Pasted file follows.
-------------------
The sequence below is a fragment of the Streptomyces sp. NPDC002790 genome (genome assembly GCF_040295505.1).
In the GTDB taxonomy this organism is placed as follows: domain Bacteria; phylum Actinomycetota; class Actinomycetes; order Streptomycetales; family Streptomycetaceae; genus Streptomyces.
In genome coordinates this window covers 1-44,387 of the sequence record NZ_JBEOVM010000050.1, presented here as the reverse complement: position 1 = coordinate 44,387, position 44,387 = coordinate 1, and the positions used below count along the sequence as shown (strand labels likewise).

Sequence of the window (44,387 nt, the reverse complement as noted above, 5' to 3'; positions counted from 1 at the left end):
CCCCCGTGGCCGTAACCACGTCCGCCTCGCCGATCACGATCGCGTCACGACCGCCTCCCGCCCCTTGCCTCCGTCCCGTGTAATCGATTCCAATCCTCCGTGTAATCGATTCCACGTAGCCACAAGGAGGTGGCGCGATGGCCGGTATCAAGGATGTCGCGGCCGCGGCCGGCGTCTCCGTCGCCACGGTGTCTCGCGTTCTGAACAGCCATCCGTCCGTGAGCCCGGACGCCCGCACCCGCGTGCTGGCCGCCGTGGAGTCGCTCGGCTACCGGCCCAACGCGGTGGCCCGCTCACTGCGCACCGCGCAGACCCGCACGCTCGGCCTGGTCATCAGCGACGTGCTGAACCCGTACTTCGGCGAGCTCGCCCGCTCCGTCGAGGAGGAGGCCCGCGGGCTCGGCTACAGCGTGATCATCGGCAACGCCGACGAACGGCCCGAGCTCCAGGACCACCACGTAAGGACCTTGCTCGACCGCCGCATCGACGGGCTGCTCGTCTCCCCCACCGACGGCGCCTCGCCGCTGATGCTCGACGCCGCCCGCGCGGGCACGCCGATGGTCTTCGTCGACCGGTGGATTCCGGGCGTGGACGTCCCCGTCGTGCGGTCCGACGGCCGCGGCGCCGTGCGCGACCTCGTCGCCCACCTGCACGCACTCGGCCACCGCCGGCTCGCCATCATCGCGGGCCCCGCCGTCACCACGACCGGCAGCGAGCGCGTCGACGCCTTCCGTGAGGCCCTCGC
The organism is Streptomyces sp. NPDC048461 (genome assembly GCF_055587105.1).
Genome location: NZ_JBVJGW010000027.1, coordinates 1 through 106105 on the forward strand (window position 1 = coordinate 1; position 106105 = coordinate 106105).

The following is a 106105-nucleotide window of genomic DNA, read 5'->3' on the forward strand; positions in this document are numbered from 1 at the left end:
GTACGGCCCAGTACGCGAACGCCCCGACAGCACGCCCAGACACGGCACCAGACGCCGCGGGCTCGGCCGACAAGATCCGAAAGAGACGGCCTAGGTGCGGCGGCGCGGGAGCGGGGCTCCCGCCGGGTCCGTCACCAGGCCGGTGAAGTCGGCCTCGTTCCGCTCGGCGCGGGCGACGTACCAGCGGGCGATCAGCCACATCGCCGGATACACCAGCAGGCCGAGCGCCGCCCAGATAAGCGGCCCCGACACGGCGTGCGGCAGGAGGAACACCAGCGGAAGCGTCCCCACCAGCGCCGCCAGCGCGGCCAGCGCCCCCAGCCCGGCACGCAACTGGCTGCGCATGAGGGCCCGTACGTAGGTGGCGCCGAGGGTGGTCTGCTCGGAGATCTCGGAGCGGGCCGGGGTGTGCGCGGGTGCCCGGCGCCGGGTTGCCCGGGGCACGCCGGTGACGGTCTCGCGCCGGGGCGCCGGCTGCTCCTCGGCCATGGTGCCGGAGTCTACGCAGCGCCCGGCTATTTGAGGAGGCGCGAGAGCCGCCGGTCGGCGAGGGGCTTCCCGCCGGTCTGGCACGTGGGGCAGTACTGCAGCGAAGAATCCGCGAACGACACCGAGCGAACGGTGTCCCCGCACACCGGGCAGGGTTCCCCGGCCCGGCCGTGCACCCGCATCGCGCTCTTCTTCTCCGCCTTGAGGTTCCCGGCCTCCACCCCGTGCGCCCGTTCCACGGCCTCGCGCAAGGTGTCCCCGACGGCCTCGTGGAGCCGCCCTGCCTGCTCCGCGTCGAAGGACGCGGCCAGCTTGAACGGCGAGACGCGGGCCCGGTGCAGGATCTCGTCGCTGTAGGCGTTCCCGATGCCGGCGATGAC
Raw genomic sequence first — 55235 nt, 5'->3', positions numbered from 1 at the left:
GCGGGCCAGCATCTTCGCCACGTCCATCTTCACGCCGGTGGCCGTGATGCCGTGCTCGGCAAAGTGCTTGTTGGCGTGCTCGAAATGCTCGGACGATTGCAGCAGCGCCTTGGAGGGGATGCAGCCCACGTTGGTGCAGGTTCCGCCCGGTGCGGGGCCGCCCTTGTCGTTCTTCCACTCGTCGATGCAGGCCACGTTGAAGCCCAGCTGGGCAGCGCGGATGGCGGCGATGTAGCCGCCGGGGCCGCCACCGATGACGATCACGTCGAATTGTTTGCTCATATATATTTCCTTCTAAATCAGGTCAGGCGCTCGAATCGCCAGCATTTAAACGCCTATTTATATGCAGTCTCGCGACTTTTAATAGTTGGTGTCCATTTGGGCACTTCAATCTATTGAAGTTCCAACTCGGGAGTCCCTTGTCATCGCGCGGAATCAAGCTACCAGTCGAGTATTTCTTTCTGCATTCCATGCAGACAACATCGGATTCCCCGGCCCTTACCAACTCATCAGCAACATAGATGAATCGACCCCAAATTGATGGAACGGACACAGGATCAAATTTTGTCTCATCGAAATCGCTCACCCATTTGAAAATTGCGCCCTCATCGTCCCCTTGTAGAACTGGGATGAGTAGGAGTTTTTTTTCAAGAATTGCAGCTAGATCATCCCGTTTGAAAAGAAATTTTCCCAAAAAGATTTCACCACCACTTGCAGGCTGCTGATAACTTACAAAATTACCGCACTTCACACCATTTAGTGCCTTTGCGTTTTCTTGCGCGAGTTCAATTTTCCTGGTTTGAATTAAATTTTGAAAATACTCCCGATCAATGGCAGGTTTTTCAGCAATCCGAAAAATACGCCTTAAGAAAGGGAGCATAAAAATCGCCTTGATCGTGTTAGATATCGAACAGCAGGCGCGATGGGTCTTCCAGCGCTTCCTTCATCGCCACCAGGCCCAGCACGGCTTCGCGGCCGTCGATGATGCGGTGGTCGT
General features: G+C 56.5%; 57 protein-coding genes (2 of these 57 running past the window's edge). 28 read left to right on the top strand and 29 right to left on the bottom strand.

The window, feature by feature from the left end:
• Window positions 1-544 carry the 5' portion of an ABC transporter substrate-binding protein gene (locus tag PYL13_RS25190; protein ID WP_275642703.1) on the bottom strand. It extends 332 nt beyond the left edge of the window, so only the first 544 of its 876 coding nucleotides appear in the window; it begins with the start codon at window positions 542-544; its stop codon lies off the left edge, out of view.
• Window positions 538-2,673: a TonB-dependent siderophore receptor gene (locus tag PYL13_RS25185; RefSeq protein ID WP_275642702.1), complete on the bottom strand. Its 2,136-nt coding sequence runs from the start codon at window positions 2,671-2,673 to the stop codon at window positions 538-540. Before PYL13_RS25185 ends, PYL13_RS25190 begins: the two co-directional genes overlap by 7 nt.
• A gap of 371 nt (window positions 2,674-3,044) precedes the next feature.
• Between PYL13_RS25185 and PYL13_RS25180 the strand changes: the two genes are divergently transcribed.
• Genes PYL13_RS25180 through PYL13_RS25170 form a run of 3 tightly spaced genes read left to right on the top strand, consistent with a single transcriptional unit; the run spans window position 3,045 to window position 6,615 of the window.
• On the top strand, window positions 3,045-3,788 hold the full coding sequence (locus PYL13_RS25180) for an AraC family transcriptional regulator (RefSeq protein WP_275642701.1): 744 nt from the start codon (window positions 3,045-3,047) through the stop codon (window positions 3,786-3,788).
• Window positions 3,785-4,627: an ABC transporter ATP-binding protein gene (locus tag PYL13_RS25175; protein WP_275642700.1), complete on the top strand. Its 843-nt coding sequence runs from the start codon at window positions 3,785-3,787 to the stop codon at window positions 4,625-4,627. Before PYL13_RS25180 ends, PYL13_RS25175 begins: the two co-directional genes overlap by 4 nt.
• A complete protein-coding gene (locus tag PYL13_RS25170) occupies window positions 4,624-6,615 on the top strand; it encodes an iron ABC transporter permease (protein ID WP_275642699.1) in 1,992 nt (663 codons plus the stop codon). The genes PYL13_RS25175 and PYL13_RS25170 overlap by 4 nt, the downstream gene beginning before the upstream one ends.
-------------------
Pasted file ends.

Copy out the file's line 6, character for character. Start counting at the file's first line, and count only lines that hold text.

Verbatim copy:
The organism is Streptomyces sp. NPDC048461 (genome assembly GCF_055587105.1).